The Netherlands Authority for the Financial Markets (AFM) has imposed an administrative fine of €120,000 on Mr S.R. Kooij. He was de facto in charge of the illegal offer of investments by Ontwikkeling Vastgoed Nederland B.V. (OVN) in the period of 01 June 2010 to 23 November 2010. This undertaking offered parcels of land to consumers, speculating that the value would increase as a result of a change to the zoning plan.
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OVN promised a return by speculating on an increase in the value of these parcels of land. The management of the land was performed by a party other than the investor, and this therefore constitutes offering investments. This requires a licence according to Section 2:55 of the Financial Supervision Act (Wft).
It is important that financial service providers hold an AFM licence. A licence offers protection to consumers. Before the AFM grants a licence, it checks, inter alia, whether a financial service provider complies with the requirements of properness, expertise and integrity. Moreover, a service provider that holds a licence must comply with the so-called continuous rules of conduct. These concern, inter alia, careful services to consumers.
De facto management by Mr Kooij
As OVN sales leader, Mr Kooij was directly involved in the infringement. For example, he was involved, inter alia, in the purchase and sale of land, sales techniques and the internal management thereof.
The AFM established during its investigation that Mr Kooij was aware of OVN's offer, that he was authorised and reasonably obliged to terminate these offers and that he failed to take measures to that effect. These are criteria developed in case law for assuming de facto management of a violation. Persons who are not registered in the Commercial Register of the Chamber of Commerce as officers of the company, such as Mr Kooij, can also be de facto in charge of such an infringement.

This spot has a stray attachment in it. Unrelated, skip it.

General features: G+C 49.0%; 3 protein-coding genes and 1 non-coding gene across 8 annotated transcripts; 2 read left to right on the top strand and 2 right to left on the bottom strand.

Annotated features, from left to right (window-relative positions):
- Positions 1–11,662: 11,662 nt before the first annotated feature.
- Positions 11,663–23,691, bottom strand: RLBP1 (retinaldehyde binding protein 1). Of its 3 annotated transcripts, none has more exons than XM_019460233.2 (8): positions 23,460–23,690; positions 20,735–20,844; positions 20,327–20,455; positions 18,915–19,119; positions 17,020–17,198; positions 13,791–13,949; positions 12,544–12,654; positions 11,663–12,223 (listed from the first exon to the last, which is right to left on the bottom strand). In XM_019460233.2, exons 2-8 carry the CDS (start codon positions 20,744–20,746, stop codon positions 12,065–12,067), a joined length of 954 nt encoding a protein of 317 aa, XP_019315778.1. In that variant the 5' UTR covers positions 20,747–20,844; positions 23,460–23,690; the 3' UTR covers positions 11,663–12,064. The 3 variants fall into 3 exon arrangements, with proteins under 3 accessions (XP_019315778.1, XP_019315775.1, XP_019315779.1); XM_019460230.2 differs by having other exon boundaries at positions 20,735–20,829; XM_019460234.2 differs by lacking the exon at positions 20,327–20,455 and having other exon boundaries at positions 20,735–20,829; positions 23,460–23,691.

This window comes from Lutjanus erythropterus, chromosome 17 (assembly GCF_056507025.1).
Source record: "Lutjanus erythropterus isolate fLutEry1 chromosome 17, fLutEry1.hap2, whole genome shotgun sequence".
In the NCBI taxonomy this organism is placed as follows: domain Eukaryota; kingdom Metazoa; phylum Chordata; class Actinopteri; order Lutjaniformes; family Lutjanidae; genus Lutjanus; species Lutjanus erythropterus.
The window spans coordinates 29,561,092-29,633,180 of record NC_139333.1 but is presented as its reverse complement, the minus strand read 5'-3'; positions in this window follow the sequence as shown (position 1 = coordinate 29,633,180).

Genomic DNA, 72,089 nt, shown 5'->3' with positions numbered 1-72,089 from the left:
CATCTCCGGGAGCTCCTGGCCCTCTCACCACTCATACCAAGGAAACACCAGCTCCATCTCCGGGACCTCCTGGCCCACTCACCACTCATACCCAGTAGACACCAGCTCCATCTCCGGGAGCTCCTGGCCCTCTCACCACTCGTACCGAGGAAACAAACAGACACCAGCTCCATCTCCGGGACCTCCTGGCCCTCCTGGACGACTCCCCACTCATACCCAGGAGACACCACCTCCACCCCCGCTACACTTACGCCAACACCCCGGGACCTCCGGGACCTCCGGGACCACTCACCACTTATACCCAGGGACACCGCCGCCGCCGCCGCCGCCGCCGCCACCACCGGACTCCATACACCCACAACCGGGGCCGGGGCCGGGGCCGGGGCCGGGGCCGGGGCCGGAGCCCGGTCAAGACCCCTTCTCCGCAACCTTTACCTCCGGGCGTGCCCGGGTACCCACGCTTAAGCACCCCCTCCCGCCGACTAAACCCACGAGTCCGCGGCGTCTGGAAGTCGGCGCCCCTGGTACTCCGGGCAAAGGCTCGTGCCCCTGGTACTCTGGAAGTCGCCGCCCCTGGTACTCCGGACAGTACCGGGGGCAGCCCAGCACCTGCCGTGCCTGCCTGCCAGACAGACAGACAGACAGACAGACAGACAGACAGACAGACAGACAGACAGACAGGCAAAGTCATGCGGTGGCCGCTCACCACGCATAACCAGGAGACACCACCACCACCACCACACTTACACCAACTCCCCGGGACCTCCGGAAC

A basic amount of €2,000,000 applies for this type of infringement. The basic amount can be increased or decreased if the seriousness or duration of the violation or the degree of culpability give cause to do so. In addition, the AFM also takes account of the extent of the equity of the infringing party when determining the amount of the fine. The AFM may furthermore mitigate the fine if the financial capacity of the infringing party gives reason to do so. The AFM sees reason to increase the basic amount on the basis of increased culpability. The AFM has set the fine at €125,000 on the basis of the personal assets of Mr Kooij. The fine was mitigated from €125,000 to €120,000 pursuant to a decision on an appeal submitted by Mr Kooij based on financial capacity.
The interested parties has submitted the AFM's decision to the courts for review. The court upheld the AFM's decision. The interested party can submit an appeal against the court's decision.
If you have questions or complaints, please contact the AFM's Financial Markets Information Line: 0800 - 5400 540 (free of charge).
The AFM is committed to promoting fair and transparent financial markets.
As an independent market conduct authority, we contribute to a sustainable financial system and prosperity in the Netherlands.